Can Eve Be Considered a Femme Fatale?

Updated on September 25, 2017
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Ellei is a current business student at Indiana State University.

In the Bible, Eve’s assumed identity as a femme fatale is widely debated, often with little thought given to the characteristics held by the common femme fatale. Although this argument is accepted by many, Eve’s reputation as an evil, conniving figure is widely misconstrued. With careful analysis of Genesis and the aspects that relate to these female icons, it can be concluded that Eve does not classify under the same category as a femme fatale.

The female archetype, which is a leading factor that determines a female’s status as a femme fatale, considers those with a negative archetype as a “female Monster” (Allen 9). Although Eve is recognized as manipulative in the Bible, it is not implied that Eve is a monster; her sin is simply one of curiosity. Her desire for knowledge is one that she assumes will benefit Adam and herself, not curse them both. The definition of the negative female archetype also states that a femme fatale seeks to conquer and kill the male hero, a behavior that Eve does not showcase (Allen 9). When Eve offers the fruit of the forbidden tree to Adam, her intention is not to bring him down in the eyes of God; it is only her childlike nature, wanting someone else to share the blame of her misdeed with.

Eve’s sexuality, the physical representation of her morality or lack thereof, is not thoroughly discussed in the Bible. It is implied that Eve is not even aware of her sexuality before she eats from the fruit of the forbidden tree, making it impossible for her to crave the title of femme fatale. Lack of sexual knowledge also affects Adam, therefore the two only engage in sexual activity to produce offspring. Even after Eve consumes the fruit, she does not pleasure herself in the seduction of Adam, but is instead ashamed of her nakedness; if she were a true femme fatale, she would find confidence in her body and use it to sexually manipulate him to his inevitable doom.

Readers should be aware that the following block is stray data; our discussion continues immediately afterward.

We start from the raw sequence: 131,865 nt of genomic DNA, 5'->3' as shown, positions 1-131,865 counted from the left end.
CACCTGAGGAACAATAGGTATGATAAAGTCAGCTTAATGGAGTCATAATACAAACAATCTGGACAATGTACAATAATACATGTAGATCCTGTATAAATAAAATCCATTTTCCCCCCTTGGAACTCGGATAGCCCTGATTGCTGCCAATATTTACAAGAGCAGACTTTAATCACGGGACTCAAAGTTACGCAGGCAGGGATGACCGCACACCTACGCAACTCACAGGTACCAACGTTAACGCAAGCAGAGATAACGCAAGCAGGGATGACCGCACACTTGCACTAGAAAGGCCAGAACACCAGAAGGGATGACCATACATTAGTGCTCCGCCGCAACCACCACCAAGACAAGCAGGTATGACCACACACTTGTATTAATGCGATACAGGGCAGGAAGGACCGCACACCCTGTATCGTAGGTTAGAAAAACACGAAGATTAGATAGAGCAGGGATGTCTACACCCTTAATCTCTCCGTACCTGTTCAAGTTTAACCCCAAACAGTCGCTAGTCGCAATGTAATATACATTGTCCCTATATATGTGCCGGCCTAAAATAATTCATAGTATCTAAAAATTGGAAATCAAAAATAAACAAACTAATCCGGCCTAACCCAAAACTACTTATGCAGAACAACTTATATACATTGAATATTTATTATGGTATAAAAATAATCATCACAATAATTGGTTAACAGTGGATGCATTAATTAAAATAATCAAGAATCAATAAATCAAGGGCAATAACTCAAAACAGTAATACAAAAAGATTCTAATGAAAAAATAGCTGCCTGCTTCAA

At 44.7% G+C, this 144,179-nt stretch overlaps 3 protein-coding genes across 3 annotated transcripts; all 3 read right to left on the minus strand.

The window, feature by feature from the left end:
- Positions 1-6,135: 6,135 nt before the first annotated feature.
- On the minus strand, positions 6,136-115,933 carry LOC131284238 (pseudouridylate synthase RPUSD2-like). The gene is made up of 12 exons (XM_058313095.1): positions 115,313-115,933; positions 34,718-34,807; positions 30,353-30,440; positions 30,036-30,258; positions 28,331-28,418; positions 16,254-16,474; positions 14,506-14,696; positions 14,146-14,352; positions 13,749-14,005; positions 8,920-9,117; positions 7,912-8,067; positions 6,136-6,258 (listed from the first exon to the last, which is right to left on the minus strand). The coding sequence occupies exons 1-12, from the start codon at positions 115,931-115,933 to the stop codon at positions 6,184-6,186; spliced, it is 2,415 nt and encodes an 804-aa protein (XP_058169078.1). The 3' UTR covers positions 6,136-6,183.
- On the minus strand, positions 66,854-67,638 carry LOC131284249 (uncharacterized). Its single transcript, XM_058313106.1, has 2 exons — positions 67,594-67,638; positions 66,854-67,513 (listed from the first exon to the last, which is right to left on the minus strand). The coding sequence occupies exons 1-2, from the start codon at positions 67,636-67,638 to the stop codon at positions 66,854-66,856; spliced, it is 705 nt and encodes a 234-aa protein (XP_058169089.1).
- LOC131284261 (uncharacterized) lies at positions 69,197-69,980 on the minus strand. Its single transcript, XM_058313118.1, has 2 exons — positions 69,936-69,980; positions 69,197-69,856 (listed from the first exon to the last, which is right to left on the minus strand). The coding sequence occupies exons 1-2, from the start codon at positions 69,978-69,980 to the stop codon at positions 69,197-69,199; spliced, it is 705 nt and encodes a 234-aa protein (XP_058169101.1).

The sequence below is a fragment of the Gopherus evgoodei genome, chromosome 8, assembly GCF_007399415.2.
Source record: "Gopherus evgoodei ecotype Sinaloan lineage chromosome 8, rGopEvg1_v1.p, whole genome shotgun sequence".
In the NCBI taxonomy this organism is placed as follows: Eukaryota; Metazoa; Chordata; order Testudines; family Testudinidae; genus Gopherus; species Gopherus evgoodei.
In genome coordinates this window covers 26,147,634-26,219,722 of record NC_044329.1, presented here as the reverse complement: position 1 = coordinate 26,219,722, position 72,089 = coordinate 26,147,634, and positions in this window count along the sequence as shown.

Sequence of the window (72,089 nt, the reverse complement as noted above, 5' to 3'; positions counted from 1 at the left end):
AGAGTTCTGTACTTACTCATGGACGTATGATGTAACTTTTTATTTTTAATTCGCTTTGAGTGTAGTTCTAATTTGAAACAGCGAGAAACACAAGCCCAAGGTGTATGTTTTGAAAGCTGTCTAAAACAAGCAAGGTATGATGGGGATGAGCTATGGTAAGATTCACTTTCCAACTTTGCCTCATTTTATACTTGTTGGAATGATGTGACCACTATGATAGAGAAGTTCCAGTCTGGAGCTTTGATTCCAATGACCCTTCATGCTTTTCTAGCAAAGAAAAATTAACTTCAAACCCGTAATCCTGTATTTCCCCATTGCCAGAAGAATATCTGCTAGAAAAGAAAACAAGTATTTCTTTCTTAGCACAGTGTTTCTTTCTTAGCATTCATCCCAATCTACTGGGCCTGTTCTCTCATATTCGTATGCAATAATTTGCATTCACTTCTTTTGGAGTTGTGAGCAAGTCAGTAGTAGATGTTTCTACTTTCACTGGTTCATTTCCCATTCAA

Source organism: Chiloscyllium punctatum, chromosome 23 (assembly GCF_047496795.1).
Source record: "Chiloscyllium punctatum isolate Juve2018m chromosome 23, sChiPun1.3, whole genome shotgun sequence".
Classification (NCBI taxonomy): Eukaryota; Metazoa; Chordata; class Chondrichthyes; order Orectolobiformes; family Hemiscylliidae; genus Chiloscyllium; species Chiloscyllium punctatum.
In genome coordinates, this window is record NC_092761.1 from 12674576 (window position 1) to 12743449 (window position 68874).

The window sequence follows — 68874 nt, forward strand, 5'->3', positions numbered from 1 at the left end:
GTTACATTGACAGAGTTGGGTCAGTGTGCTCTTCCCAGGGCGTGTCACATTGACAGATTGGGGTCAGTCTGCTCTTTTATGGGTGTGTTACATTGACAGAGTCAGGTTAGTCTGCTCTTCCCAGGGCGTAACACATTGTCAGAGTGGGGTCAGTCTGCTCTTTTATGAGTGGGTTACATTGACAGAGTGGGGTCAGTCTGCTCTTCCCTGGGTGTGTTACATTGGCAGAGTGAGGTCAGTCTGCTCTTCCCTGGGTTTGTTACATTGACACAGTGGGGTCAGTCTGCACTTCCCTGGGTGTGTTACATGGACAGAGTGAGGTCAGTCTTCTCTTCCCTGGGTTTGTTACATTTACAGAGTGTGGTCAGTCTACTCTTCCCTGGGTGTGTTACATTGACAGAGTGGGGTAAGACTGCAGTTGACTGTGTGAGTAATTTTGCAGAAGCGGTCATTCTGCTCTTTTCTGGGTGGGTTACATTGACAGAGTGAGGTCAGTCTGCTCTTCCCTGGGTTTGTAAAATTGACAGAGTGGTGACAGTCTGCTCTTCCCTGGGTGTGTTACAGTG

This narrative greatly contrasts from that of Cleopatra, Salome, and other femme fatales. Eve does not incite lust or intentionally possess the common physical characteristics such as lowered eyelids, erect posture, and a smouldering gaze (Allen 2). She also gives birth to two sons, Cain and Abel, which denounces the theory of Eve as a femme fatale due to her fertility. An important aspect of a femme fatale’s life is her inability to produce children, a trait that is seen as beneficial to her. The woman does not portray a nurturing attitude toward anyone and feels as though the burden of a child is one that she does not wish upon herself. Although Eve’s punishment from God damned her to desire only her husband, her motherly love is briefly exemplified in the Bible’s text. “…For God, said she, hath appointed me another seed instead of Abel, whom Cain slew” (The Holy Bible, Gen. 4.25). This passage shows that Eve gives love to her sons by the mourning that she feels for her second born that was slain.

If Eve holds the title of a femme fatale, it may give males a way to categorize women into a single narrative: their thinking being that if the first woman on Earth attempted to manipulate and destroy, all women must be out to accomplish the same goal. She can be seen as a symbol of disobedience and deviousness, but she is also the symbol of innocent human nature. Eve’s false classification as a femme fatale represents the theory that those who are in power must stay in control by twisting the words of the oppressed until they are believed to be inferior to others. Ultimately, classifying Eve as a femme fatale degrades her, blames her in full, and falsely rationalizes the actions of Adam as inevitable and acceptable.

Works Cited

Allen, Virginia M. The Femme Fatale Erotic Icon. The Whitston Publishing Company, 1983. Print.

The Holy Bible. Authorized King James Version, Thinline ed., Zondervan, 2009. Print.


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    © 2017 Ellei Kay


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